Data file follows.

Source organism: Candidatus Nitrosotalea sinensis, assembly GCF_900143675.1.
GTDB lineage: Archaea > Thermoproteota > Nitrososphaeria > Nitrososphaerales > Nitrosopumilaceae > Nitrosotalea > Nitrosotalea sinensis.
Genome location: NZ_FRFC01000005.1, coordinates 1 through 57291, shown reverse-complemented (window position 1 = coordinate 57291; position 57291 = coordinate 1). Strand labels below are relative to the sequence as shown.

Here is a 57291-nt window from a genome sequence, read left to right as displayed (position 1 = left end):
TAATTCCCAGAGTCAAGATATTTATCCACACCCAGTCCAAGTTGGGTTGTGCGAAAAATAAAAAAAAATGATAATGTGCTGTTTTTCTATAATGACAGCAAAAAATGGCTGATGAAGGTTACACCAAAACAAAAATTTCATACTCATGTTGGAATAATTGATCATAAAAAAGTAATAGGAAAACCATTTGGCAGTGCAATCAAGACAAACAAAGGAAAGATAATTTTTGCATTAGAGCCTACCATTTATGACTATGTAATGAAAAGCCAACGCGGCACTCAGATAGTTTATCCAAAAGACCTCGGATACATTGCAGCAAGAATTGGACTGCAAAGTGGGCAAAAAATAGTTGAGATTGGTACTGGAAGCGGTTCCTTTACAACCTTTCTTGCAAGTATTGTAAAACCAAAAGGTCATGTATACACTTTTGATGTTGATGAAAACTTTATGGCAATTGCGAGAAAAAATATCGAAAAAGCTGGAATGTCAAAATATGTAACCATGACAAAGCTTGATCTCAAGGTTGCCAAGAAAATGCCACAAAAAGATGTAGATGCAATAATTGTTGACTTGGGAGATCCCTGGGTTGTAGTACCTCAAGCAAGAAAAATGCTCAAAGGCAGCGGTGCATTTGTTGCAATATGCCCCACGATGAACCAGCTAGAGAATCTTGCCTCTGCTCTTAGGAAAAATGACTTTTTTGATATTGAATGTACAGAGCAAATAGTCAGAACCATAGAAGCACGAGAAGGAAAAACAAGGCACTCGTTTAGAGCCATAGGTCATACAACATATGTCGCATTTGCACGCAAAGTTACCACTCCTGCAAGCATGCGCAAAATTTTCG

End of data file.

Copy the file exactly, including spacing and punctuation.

Source organism: Candidatus Nitrosotalea sinensis, assembly GCF_900143675.1.
GTDB lineage: Archaea > Thermoproteota > Nitrososphaeria > Nitrososphaerales > Nitrosopumilaceae > Nitrosotalea > Nitrosotalea sinensis.
Genome location: NZ_FRFC01000005.1, coordinates 1 through 57291, shown reverse-complemented (window position 1 = coordinate 57291; position 57291 = coordinate 1). Strand labels below are relative to the sequence as shown.

Here is a 57291-nt window from a genome sequence, read left to right as displayed (position 1 = left end):
TAATTCCCAGAGTCAAGATATTTATCCACACCCAGTCCAAGTTGGGTTGTGCGAAAAATAAAAAAAAATGATAATGTGCTGTTTTTCTATAATGACAGCAAAAAATGGCTGATGAAGGTTACACCAAAACAAAAATTTCATACTCATGTTGGAATAATTGATCATAAAAAAGTAATAGGAAAACCATTTGGCAGTGCAATCAAGACAAACAAAGGAAAGATAATTTTTGCATTAGAGCCTACCATTTATGACTATGTAATGAAAAGCCAACGCGGCACTCAGATAGTTTATCCAAAAGACCTCGGATACATTGCAGCAAGAATTGGACTGCAAAGTGGGCAAAAAATAGTTGAGATTGGTACTGGAAGCGGTTCCTTTACAACCTTTCTTGCAAGTATTGTAAAACCAAAAGGTCATGTATACACTTTTGATGTTGATGAAAACTTTATGGCAATTGCGAGAAAAAATATCGAAAAAGCTGGAATGTCAAAATATGTAACCATGACAAAGCTTGATCTCAAGGTTGCCAAGAAAATGCCACAAAAAGATGTAGATGCAATAATTGTTGACTTGGGAGATCCCTGGGTTGTAGTACCTCAAGCAAGAAAAATGCTCAAAGGCAGCGGTGCATTTGTTGCAATATGCCCCACGATGAACCAGCTAGAGAATCTTGCCTCTGCTCTTAGGAAAAATGACTTTTTTGATATTGAATGTACAGAGCAAATAGTCAGAACCATAGAAGCACGAGAAGGAAAAACAAGGCACTCGTTTAGAGCCATAGGTCATACAACATATGTCGCATTTGCACGCAAAGTTACCACTCCTGCAAGCATGCGCAAAATTTTCG